• Requests for accommodation: If you are unable or limited in your ability to apply for this fellowship as a result of a disability or incompatible assistive technology, please contact us at careers@legalpriorities.org to request reasonable accommodations.

Application Process

We have done our best to make the application process as simple and time-efficient as possible. We plan to evaluate applications on a rolling basis, so we encourage you to apply as early as possible and by July 6 at 11:59 pm Anywhere on Earth at the latest.

First stage: Please complete this simple application form. The form asks you to:

  • Submit your CV
  • Briefly answer the following four questions (max 750 characters each):
    • How familiar are you with the existing discourse around existential risk from AI?
    • What motivates you to research how the law can help to mitigate existential risk posed by AI? Discuss the potential implications and challenges associated with this area and how you believe your skills and background can contribute to addressing these risks.
    • Are there any topic(s) you would particularly like to work on during the fellowship, and if so, why?
    • What career paths are you considering, and how could the SRF further your career goals?
    • These responses can be completed quickly. We aren't looking for perfect essays! We're looking to get an impression of what you're thinking about, what you care about, and how you'd approach the program.

  • Optionally share previous writing samples (which need not relate to our focus areas).

We will aim to send invitations to the interview stage within two weeks of receiving your application.

Second stage: This stage will consist of one or two short online interviews. We plan to make the final decision shortly after that. You can let us know if you need an earlier decision, for example in order to begin and complete the fellowship before classes resume.

In exceptional cases, we can consider fellows joining us off-season or during the winter.

If you have any questions about the process, please contact us at careers@legalpriorities.org. We very much look forward to receiving your application!


If you have a question that isn’t listed here, contact us anytime at careers@legalpriorities.org. We would love to hear from you!

While previous editions of the SRF have focused on a broader range of topics in existential risk and the legal protection of future generations, recent changes in the existential risk landscape merit prioritizing AI. Expected timelines for the development of transformative AI have significantly shortened based on breakthroughs, analyses, and forecasts from various lines of evidence. Since the deployment of ChatGPT, Bing Chat/Sydney, and GPT-4, an increasing number of high-profile AI researchers have spoken about their concerns, and legal academics and policymakers are more open and motivated to take AI and its risks seriously. Additionally, recent years have seen greater convergence in relevant research communities on what might be robust interventions in the AI risk space (e.g., safety evaluations, licensing schemes, tort law, and comprehensive compute governance). This provides a fertile starting point for LPP and Summer Research Fellows to contribute specific legal insights and proposals to reduce AI risk.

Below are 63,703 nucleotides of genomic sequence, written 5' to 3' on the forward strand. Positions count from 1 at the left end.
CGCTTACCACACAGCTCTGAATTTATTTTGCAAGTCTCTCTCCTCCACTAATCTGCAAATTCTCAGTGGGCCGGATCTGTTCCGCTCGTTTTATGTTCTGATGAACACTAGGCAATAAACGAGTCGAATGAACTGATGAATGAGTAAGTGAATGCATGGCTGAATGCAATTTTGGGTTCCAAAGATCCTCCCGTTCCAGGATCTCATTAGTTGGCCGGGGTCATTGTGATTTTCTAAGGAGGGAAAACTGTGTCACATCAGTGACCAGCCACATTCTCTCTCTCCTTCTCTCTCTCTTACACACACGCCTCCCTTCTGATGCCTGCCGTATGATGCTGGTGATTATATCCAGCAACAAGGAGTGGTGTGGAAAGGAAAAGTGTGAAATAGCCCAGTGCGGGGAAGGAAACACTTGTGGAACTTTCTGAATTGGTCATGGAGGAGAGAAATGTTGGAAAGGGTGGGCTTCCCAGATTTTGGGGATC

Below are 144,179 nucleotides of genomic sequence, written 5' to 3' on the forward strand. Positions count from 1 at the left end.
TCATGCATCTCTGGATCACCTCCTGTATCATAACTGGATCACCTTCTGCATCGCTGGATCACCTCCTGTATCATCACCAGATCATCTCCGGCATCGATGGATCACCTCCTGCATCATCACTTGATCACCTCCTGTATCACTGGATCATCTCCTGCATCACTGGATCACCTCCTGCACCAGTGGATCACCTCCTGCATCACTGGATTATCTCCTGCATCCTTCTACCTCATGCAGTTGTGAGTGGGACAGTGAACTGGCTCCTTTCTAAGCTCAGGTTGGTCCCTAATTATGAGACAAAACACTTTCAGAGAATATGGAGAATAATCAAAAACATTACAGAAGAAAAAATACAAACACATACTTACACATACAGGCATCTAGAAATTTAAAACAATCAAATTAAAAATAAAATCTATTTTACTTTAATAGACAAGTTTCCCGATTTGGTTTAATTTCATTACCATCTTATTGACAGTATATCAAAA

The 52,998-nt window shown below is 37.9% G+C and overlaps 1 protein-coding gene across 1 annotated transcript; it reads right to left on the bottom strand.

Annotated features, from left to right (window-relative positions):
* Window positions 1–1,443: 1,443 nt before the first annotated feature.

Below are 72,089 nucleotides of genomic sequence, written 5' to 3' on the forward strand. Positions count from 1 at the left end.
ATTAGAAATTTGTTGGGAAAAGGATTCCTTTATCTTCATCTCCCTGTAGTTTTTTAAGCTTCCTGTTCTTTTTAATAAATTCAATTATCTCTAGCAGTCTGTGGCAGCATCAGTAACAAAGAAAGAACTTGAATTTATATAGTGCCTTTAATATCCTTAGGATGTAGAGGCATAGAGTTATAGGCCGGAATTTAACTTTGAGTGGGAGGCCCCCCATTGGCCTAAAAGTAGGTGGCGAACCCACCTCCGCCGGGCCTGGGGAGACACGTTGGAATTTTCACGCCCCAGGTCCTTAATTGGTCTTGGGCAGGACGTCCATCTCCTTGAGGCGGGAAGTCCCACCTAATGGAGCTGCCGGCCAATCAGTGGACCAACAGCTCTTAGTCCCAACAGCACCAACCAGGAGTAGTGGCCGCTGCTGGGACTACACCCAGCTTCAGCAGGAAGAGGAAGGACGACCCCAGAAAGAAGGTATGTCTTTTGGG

We already have a good sense of what research questions would be both impactful and a good fit for a summer fellowship, so you will select a research topic that fits your skills and interests from a set of topics prepared by LPP. That said, if you have a research proposal that you believe could reduce existential risk from transformative AI, we would love to know more about it and invite you to include it along with your application.

In exceptional cases, we may consider research project proposals relevant to existential risk in one of our other focus areas.

Fellows primarily work on their research projects with close mentorship from an LPP researcher. We value teamwork and encourage everyone to collaborate and give feedback to other researchers whenever possible. Fellows are welcome to come up with their own ideas on how to improve the SRF, which could include:

  • Starting reading groups
  • Having one-on-one conversations with LPP researchers and other fellows
  • Organizing social events
  • Giving talks or hosting workshops on any topics you may be interested in

Fellows can expect to work alongside supportive and kind colleagues who deeply care about doing the most good they can through law. We communicate mainly through Slack, Zoom, and a virtual office in Gather. We care about creating a friendly atmosphere where everyone feels comfortable expressing their ideas openly and challenging others. Past fellows have highlighted this friendly and supportive atmosphere.

You can find a list of previous fellows and their projects here (SRF 2021) and here (SRF 2020).

You can read comments by past fellows and a summary of feedback here.

We support fellows in their aim to publish their research projects in law reviews, peer-reviewed journals, our working paper series, our blog, and similar publication venues. You may instead submit an internal report of your findings at the end of the fellowship. For some research topics, this may be the preferred option.

Yes. Indeed, we may be able to connect you to relevant policy-makers in your field.

The fellowship can be a great way to explore possibilities for future collaborations, as we may continue to support specific projects through grants. We may also consider hiring fellows who have demonstrated a strong commitment to our work and values. Fellows may also be invited to future events organized by LPP. This post also outlines a few opportunities that the SRF opened up for the participants.

Students are encouraged to apply early and let us know if an earlier decision would be helpful, so that the entire fellowship or as much as possible can take place outside of class periods.

If it is not possible to complete the 8–12 weeks of the fellowship without some overlap with classes, students can continue on a part-time basis during the semester. Simply let us know if the application form.